Opinion for the court filed by Circuit Judge TAMM.
TAMM, Circuit Judge:
The Speedy Trial Act provides that an indictment must be filed within thirty days of an individual's arrest. Section 3161(d)(1) of the Act usually permits the time period for indictment to run anew when a complaint is dismissed. The district court, however, interpreted the section not to apply when the complaint has been dismissed more than thirty days after arrest and the dismissal would have been with prejudice if the issue had been addressed. We agree with this construction and find that the district court properly exercised its discretion in determining that the complaint should have been dismissed without prejudice and, therefore, that the district court correctly denied the motion to dismiss the indictment. Accordingly, we affirm.
I. FACTUAL BACKGROUND & STATUTORY FRAMEWORK
Defendant was arrested on December 10, 1981. On the following day a complaint was filed charging him with forging and uttering a United States Treasury check in violation of 18 U.S.C. § 495. On January 22, 1982, the United States dismissed the complaint by filing a praecipe. On January 28 an original indictment was returned charging defendant with two counts of forging and uttering a United States Treasury check, 18 U.S.C. § 495, and one count of possession of stolen mail matter, 18 U.S.C. § 1708. These charges were based on the same criminal conduct as the complaint that had previously been dismissed. On February 5 defendant filed a motion to dismiss the indictment for violation of the Speedy Trial Act and Local Rule 2-7(4)(a) of the United States District Court for the District of Columbia. United States District Judge Joyce Hens Green denied defendant's motion. On March 3, after a stipulated
Title 18 U.S.C. § 3161(b) provides that an indictment must be filed within thirty days of an individual's arrest.
The trial court recognized that the 43-day period between defendant's arrest and the dismissal of the complaint and the 49-day period between defendant's arrest and indictment exceeded the Speedy Trial Act's 30-day time limit for indictment. Trial Record, Part 2 (T.R.) at 9, 13-14. The court also recognized that the Speedy Trial Act mandated that the complaint be dismissed, as it had been. Id. at 9. Nevertheless, the court held that the indictment could be dismissed only if the complaint should have been dismissed with prejudice. Id.
Defendant contends that section 3161(d)(1) does not apply when a complaint is dismissed more than thirty days after an arrest and that in the present case sections 3161(b) and 3162(a)(1) require that the indictment be dismissed without inquiry into whether the complaint should have been dismissed without prejudice. Alternatively, defendant argues that the trial court misapplied the three factors set forth in section 3162(a)(1) in determining that the complaint should have been dismissed without prejudice. He contends that the general
A. Construction of Section 3161(d)(1)
Section 3161(d)(1), rather than section 3161(h)(6), is applicable when a complaint, as distinguished from an indictment, is dismissed by the government and an indictment is later filed. United States v. Krynicki, 689 F.2d 289, 292 (1st Cir.1982); United States v. Peters, 587 F.2d 1267, 1273 (D.C. Cir.1978); Comm. on Administration of the Criminal Law of the Judicial Conference, Guidelines to the Administration of the Speedy Trial Act of 1974 as Amended (Dec., 1979), revised Aug. 1981, at 15-16.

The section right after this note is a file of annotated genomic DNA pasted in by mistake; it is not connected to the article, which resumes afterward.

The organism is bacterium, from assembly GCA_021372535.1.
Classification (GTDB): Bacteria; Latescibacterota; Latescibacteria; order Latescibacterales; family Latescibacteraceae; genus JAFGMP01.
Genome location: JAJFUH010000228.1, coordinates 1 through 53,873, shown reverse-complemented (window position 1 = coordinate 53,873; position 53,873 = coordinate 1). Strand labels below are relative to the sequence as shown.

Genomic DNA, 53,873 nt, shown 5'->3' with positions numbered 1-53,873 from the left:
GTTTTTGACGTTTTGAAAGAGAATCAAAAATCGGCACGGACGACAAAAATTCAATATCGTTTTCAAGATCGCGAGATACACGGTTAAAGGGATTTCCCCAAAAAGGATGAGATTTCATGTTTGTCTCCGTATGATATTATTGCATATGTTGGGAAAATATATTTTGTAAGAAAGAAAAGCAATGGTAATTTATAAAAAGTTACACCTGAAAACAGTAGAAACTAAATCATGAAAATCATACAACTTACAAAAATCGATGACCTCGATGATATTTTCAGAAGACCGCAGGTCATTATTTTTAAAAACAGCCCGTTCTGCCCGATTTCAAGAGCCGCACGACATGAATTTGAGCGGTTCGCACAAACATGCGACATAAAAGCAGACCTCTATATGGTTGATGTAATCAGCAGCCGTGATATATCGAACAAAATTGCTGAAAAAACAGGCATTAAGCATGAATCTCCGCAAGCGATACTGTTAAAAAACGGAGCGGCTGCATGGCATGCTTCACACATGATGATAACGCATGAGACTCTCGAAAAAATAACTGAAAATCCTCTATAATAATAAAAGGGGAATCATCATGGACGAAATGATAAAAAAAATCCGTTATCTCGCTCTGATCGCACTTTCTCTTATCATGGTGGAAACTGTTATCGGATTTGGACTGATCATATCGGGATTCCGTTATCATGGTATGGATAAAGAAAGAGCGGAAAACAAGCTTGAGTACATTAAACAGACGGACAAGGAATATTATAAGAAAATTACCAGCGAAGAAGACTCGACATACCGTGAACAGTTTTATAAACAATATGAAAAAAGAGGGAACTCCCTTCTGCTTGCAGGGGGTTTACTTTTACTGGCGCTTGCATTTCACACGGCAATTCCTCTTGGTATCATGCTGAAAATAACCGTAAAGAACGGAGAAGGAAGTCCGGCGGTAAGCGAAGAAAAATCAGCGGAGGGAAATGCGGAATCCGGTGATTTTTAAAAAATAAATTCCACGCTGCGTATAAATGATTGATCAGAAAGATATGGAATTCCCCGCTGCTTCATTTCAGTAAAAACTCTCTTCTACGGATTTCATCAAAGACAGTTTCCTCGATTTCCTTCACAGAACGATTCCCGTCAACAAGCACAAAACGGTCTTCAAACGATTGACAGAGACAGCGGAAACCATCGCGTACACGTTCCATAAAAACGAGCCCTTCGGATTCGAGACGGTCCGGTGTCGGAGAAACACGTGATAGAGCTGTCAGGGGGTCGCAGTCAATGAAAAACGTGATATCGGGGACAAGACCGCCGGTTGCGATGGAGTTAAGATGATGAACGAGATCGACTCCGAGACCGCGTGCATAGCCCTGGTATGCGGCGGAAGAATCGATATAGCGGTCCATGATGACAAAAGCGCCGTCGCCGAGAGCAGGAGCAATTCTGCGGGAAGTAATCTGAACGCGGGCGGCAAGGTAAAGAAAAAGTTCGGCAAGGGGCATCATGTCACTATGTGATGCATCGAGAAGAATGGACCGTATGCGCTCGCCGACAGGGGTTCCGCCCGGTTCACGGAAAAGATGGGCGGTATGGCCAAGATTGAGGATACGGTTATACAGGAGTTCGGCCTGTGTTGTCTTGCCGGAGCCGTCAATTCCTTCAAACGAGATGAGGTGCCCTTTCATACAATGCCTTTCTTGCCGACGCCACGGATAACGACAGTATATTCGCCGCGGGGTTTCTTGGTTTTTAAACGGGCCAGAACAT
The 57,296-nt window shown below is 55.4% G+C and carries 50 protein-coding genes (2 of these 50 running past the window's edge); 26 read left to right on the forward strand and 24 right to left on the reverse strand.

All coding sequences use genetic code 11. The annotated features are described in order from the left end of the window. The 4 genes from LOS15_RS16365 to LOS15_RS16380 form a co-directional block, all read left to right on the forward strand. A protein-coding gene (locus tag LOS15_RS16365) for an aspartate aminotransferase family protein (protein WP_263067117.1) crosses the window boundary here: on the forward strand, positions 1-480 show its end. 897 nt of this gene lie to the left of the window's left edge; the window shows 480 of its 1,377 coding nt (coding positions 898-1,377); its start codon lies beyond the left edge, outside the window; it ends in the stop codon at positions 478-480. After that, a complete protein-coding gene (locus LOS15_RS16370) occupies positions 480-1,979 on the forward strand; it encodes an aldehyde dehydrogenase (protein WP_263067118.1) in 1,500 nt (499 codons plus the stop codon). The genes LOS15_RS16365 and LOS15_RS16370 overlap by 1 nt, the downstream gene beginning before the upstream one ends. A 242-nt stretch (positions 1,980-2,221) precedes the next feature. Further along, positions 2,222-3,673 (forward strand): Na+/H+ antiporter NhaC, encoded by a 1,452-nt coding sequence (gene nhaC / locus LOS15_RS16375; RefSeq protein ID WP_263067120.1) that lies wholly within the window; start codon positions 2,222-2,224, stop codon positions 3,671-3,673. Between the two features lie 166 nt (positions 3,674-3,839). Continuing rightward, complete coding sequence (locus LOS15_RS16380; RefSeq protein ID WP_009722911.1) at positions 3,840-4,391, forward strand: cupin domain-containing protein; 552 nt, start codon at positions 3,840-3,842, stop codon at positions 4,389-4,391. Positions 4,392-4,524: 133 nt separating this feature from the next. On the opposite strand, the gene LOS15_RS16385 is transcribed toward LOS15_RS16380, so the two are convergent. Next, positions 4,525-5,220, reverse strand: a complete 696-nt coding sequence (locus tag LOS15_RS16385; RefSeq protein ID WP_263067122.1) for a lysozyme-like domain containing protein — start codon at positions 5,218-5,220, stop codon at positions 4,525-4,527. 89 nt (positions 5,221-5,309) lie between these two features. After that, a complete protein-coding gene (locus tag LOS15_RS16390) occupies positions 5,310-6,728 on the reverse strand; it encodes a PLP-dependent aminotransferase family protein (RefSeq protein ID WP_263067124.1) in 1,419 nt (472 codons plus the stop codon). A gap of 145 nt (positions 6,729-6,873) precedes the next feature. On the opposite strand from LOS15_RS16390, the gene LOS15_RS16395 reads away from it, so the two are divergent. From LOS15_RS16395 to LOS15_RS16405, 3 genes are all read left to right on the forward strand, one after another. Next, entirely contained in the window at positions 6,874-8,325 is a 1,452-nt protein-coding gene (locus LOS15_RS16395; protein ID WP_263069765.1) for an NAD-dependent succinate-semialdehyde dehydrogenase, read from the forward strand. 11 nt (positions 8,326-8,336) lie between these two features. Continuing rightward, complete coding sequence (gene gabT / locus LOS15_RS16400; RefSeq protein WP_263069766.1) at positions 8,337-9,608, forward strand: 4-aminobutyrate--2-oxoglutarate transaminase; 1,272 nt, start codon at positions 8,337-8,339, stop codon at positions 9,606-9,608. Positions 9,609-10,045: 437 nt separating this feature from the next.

The meaning of section 3161(d)(1) is not apparent at first glance: "If ... any charge contained in a complaint ... is dismissed ..., and thereafter ... [an] indictment is filed ... based on the same conduct ..., the provisions of [subsections 3161(b) and (c)] shall [apply to] such subsequent ... indictment ...." The section can be read to require that indictments filed after the dismissal of initial charges must be returned within thirty days of the original arrest. This interpretation, however, must be incorrect. First, such an interpretation makes section 3161(d)(1) mere surplusage because section 3161(b) already performs that function (if one disregards the actual meaning of section 3161(d)(1)). Second, this interpretation renders the Speedy Trial Act inconsistent with traditional speedy trial guarantees, which focus on pending criminal proceedings. See United States v. MacDonald, 456 U.S. 1, 102 S.Ct. 1497, 1502, 71 L.Ed.2d 696 (1982) (holding that Sixth Amendment speedy trial guarantee is inapplicable to period between dismissal of military charge and indictment on civilian charge). Third, this interpretation contradicts the legislative history of the Speedy Trial Act.
S.Rep. No. 93-1021, 93d Cong., 2d Sess. 33 (1974), reprinted in A. Partridge, Legislative History of Title I of the Speedy Trial Act of 1974 78-79 (1980) (footnote added). Therefore, the correct interpretation of section 3161(d)(1) is that after the dismissal of a complaint, the Act's time limits run anew from the date of the filing of the subsequent complaint or indictment. United States v. Krynicki, 689 F.2d at 293; United States v. Abernathy, 688 F.2d 576, 580 (8th Cir.1982); Frase, The Speedy Trial Act of 1974, 43 U.Chi.L.Rev. 667, 696 (1976).
United States v. Peters, 587 F.2d at 1273 (footnote added).
On the other hand, the broad language of several cases indicates that section 3161(d)(1) applies even if the complaint is dismissed after the time period for indictment has expired.